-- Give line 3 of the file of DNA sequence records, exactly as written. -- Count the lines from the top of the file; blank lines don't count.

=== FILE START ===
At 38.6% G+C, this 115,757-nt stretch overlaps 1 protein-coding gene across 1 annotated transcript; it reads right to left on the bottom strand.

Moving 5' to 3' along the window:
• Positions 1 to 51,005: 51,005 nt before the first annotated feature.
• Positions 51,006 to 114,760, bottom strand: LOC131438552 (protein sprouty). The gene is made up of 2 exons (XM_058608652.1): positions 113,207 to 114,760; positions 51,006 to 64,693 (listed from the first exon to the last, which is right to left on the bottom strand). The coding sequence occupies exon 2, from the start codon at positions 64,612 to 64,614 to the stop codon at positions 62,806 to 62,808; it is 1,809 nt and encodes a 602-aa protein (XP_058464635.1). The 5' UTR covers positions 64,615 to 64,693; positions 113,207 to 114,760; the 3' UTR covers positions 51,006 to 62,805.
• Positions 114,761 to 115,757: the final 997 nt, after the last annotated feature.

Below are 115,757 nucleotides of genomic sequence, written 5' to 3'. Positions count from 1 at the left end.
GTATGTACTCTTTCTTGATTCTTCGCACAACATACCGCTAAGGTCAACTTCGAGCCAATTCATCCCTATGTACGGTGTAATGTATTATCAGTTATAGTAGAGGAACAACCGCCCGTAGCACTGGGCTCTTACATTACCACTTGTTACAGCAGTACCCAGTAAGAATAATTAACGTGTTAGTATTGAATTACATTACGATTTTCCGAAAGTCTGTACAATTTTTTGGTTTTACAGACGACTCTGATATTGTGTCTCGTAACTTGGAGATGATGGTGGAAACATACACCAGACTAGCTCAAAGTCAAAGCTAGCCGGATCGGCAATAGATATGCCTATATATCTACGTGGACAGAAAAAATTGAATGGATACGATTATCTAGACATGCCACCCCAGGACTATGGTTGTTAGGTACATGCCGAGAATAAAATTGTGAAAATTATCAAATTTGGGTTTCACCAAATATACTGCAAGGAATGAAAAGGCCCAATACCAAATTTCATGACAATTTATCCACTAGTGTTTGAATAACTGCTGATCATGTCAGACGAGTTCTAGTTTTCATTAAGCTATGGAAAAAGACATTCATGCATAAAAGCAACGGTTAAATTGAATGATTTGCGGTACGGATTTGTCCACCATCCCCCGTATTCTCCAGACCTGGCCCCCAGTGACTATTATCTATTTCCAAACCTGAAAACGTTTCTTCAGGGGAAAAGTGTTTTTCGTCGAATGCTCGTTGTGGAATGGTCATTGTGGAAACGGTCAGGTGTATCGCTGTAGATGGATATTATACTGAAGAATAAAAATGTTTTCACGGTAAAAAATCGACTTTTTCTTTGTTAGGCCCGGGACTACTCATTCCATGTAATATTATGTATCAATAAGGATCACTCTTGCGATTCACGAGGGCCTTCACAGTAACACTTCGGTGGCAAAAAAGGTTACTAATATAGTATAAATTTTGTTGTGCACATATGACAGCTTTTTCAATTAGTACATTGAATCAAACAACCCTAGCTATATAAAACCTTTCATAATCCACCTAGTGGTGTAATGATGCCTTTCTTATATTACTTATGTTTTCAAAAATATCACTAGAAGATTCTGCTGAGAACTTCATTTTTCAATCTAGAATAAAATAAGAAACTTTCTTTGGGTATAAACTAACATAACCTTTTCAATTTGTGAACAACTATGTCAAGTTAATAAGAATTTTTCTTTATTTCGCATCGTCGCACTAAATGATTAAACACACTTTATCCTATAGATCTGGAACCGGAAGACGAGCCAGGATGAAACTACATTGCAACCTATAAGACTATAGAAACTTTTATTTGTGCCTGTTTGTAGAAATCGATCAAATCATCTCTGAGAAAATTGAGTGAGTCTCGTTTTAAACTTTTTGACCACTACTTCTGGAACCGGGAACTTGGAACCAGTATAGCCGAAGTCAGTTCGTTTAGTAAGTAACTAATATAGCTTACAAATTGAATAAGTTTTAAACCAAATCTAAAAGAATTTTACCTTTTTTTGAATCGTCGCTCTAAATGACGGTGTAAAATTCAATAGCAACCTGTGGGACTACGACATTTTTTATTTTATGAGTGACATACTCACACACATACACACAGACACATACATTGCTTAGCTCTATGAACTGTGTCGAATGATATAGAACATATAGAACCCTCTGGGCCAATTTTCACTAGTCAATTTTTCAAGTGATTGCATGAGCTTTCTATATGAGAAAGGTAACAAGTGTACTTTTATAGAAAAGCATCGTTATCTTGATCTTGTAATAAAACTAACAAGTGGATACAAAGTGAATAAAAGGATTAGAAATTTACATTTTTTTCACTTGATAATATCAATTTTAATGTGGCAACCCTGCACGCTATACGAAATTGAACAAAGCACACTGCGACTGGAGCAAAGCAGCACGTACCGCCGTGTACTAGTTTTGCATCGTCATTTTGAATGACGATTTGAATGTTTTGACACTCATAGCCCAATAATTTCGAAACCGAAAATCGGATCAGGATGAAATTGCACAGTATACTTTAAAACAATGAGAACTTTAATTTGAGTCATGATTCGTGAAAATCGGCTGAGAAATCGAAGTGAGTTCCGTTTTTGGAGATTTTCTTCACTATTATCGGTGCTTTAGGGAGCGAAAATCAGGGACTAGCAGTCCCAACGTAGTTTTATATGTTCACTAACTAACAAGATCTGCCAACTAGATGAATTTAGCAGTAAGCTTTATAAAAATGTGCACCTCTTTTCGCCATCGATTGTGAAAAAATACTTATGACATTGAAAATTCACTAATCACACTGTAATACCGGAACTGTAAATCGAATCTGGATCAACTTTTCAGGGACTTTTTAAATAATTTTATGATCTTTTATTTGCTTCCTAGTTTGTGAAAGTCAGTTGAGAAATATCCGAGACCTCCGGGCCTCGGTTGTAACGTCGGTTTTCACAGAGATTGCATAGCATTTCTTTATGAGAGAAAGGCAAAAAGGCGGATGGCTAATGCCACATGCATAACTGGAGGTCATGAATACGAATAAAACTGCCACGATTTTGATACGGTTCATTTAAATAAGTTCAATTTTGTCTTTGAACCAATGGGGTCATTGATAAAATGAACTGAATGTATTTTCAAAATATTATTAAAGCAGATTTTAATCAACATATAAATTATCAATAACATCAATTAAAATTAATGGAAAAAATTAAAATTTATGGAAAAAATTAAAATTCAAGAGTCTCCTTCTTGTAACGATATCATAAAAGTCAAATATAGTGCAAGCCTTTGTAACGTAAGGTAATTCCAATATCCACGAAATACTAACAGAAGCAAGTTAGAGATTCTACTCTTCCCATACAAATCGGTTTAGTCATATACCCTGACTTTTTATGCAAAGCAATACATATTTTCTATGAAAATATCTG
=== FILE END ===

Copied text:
• Positions 1 to 51,005: 51,005 nt before the first annotated feature.